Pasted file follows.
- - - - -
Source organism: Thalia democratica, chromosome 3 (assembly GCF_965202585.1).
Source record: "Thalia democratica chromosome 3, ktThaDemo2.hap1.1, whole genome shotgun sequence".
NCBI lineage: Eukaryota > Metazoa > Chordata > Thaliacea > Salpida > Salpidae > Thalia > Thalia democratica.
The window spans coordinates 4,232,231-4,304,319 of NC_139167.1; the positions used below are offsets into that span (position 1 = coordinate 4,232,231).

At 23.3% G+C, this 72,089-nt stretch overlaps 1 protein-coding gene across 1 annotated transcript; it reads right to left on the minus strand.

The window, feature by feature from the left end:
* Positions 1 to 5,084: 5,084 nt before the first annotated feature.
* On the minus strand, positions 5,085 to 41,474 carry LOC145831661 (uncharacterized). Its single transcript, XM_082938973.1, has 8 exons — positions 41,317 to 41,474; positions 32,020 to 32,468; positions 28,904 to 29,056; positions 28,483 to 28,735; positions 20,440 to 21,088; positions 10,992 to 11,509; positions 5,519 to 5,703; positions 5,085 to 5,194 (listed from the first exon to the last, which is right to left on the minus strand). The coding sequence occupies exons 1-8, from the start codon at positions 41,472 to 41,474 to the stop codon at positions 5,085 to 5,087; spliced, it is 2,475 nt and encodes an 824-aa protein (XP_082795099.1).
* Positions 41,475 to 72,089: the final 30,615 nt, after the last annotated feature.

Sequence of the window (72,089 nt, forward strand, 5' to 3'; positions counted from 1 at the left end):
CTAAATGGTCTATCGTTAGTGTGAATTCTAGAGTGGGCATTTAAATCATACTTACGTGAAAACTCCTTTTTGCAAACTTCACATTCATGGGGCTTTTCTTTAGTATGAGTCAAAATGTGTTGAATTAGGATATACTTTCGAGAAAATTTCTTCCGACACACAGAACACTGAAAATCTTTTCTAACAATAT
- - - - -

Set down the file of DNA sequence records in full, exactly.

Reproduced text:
Source organism: Thalia democratica, chromosome 3 (assembly GCF_965202585.1).
Source record: "Thalia democratica chromosome 3, ktThaDemo2.hap1.1, whole genome shotgun sequence".
NCBI lineage: Eukaryota > Metazoa > Chordata > Thaliacea > Salpida > Salpidae > Thalia > Thalia democratica.
The window spans coordinates 4,232,231-4,304,319 of NC_139167.1; the positions used below are offsets into that span (position 1 = coordinate 4,232,231).

At 23.3% G+C, this 72,089-nt stretch overlaps 1 protein-coding gene across 1 annotated transcript; it reads right to left on the minus strand.

The window, feature by feature from the left end:
* Positions 1 to 5,084: 5,084 nt before the first annotated feature.
* On the minus strand, positions 5,085 to 41,474 carry LOC145831661 (uncharacterized). Its single transcript, XM_082938973.1, has 8 exons — positions 41,317 to 41,474; positions 32,020 to 32,468; positions 28,904 to 29,056; positions 28,483 to 28,735; positions 20,440 to 21,088; positions 10,992 to 11,509; positions 5,519 to 5,703; positions 5,085 to 5,194 (listed from the first exon to the last, which is right to left on the minus strand). The coding sequence occupies exons 1-8, from the start codon at positions 41,472 to 41,474 to the stop codon at positions 5,085 to 5,087; spliced, it is 2,475 nt and encodes an 824-aa protein (XP_082795099.1).
* Positions 41,475 to 72,089: the final 30,615 nt, after the last annotated feature.

Sequence of the window (72,089 nt, forward strand, 5' to 3'; positions counted from 1 at the left end):
CTAAATGGTCTATCGTTAGTGTGAATTCTAGAGTGGGCATTTAAATCATACTTACGTGAAAACTCCTTTTTGCAAACTTCACATTCATGGGGCTTTTCTTTAGTATGAGTCAAAATGTGTTGAATTAGGATATACTTTCGAGAAAATTTCTTCCGACACACAGAACACTGAAAATCTTTTCTAACAATAT